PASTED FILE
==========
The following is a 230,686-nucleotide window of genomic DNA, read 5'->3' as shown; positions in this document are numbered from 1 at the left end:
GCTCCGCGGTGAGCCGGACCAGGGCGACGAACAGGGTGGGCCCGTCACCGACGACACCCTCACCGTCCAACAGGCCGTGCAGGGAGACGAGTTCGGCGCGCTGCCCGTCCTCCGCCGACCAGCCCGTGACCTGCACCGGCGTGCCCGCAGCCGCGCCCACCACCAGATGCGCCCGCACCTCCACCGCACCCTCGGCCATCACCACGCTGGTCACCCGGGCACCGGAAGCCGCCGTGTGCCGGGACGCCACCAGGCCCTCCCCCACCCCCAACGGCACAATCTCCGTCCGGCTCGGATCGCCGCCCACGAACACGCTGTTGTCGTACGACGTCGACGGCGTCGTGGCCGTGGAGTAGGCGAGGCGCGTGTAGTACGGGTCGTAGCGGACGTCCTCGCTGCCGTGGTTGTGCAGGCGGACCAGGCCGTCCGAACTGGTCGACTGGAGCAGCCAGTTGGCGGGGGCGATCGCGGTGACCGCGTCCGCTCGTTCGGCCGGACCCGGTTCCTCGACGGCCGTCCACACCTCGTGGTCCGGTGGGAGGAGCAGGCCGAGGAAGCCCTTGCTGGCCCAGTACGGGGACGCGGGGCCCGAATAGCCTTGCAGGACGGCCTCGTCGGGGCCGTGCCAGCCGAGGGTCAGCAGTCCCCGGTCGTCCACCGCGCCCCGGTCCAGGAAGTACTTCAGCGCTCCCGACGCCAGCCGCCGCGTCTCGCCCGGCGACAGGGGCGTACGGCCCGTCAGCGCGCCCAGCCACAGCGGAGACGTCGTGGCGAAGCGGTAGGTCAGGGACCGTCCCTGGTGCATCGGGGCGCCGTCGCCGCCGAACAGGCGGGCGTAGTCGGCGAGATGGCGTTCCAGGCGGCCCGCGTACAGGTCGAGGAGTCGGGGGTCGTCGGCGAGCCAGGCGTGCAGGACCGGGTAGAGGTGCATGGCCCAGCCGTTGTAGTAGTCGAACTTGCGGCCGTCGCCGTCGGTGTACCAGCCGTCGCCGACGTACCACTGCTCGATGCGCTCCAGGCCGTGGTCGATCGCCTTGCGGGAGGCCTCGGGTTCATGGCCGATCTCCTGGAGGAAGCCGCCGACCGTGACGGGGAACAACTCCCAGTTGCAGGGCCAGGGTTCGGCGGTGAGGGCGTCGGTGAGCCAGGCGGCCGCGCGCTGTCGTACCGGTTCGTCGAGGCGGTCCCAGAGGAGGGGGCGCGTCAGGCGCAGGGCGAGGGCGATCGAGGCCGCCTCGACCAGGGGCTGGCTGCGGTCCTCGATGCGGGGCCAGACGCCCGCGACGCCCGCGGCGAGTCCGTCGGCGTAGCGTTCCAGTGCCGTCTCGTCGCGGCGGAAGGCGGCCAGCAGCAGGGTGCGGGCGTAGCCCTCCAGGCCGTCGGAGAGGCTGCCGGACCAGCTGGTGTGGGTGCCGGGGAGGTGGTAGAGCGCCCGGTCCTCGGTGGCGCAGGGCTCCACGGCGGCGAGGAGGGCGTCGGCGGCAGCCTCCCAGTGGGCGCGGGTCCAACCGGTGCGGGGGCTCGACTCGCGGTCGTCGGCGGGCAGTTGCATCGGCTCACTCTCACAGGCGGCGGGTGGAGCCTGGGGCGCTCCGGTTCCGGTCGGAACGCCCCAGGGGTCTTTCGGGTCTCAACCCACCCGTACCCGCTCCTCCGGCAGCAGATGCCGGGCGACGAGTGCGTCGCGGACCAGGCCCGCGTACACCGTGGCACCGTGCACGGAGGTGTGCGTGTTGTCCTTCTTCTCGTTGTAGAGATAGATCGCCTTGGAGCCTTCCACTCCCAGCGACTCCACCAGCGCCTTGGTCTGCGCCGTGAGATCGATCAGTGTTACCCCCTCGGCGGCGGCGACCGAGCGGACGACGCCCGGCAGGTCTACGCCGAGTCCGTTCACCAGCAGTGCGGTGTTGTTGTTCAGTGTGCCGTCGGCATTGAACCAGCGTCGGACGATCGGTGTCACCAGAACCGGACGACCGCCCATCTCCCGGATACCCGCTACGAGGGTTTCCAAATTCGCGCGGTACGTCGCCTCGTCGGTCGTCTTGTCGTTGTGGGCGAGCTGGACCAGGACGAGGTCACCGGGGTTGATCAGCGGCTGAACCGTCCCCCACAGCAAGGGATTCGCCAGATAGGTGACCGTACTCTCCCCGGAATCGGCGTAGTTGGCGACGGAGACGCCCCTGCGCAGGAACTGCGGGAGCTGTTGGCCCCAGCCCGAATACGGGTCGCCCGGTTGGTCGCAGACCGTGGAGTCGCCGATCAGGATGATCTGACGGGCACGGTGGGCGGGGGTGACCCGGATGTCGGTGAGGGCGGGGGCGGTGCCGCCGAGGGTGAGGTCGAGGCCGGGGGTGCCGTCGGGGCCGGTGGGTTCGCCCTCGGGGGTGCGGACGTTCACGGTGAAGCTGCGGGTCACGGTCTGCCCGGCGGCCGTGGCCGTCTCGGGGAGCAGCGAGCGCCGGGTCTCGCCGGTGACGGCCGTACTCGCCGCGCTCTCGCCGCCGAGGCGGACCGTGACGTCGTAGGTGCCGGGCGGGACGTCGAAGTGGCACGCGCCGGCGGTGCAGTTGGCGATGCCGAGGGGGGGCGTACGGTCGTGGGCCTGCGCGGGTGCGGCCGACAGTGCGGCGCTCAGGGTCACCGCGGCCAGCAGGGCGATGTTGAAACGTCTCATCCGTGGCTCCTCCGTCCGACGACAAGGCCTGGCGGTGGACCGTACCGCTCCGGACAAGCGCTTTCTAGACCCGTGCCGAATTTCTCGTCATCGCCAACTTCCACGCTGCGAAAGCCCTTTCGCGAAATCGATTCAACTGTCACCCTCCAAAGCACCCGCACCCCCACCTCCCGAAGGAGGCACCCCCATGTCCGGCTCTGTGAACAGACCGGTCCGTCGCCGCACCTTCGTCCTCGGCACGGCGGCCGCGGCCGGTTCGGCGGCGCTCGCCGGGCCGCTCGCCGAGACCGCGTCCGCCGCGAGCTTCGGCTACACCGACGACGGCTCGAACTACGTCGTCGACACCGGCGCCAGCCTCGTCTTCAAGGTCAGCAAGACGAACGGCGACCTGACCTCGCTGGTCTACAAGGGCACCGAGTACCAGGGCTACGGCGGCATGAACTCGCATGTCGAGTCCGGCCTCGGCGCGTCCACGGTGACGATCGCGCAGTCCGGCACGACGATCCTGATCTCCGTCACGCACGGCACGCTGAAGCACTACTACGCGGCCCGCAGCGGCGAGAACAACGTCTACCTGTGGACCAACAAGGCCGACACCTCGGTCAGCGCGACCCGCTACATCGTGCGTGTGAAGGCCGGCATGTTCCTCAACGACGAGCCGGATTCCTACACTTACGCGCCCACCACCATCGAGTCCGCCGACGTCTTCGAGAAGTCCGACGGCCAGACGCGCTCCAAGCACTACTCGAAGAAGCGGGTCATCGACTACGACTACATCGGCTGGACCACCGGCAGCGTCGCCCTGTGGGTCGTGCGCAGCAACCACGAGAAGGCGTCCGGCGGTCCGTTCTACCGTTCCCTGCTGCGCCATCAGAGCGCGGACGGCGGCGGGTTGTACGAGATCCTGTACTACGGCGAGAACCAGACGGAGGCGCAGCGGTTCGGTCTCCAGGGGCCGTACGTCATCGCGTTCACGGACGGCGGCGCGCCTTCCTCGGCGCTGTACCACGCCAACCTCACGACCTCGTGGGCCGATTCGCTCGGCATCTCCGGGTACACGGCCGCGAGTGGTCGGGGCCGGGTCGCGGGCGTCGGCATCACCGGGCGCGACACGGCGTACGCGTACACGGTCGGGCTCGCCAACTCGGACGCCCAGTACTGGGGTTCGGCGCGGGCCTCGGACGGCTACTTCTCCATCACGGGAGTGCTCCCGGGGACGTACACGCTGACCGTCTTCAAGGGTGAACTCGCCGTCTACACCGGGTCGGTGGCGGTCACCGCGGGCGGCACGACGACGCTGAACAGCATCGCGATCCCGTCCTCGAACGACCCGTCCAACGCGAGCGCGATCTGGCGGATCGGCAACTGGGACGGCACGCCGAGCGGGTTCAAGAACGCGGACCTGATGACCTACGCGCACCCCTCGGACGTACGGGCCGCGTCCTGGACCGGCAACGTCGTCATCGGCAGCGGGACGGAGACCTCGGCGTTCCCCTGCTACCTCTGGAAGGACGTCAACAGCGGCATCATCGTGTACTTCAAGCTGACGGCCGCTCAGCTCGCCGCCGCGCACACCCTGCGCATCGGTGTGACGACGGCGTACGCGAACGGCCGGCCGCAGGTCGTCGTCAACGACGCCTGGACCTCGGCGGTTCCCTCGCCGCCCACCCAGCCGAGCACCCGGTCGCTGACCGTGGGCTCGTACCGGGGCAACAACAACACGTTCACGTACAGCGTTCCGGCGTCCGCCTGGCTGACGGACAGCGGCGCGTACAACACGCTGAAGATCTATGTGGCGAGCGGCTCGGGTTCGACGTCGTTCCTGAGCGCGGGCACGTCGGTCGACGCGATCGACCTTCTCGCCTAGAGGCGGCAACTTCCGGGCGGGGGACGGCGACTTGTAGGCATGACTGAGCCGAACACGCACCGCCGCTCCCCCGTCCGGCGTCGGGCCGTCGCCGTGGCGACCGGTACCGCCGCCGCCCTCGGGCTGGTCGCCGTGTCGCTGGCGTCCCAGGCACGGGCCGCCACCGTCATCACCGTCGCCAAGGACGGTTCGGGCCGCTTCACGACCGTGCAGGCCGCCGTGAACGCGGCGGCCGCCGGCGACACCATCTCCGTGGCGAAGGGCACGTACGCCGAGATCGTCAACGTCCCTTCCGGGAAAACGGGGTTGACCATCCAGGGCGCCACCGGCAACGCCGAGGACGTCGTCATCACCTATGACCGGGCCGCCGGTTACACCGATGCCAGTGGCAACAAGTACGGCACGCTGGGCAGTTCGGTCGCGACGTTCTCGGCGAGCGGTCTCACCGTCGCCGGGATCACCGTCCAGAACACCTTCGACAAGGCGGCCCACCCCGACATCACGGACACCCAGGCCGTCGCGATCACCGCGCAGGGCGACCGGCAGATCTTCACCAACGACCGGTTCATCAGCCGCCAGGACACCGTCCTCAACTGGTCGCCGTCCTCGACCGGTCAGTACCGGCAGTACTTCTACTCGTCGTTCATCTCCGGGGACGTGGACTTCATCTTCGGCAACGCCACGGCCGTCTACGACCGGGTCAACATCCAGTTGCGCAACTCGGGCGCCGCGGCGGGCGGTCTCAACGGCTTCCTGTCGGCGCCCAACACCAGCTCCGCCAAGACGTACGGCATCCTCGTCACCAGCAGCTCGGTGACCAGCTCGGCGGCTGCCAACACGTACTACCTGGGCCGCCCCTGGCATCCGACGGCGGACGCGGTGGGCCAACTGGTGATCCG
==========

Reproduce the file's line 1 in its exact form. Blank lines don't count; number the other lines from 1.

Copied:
The following is a 230,686-nucleotide window of genomic DNA, read 5'->3' as shown; positions in this document are numbered from 1 at the left end: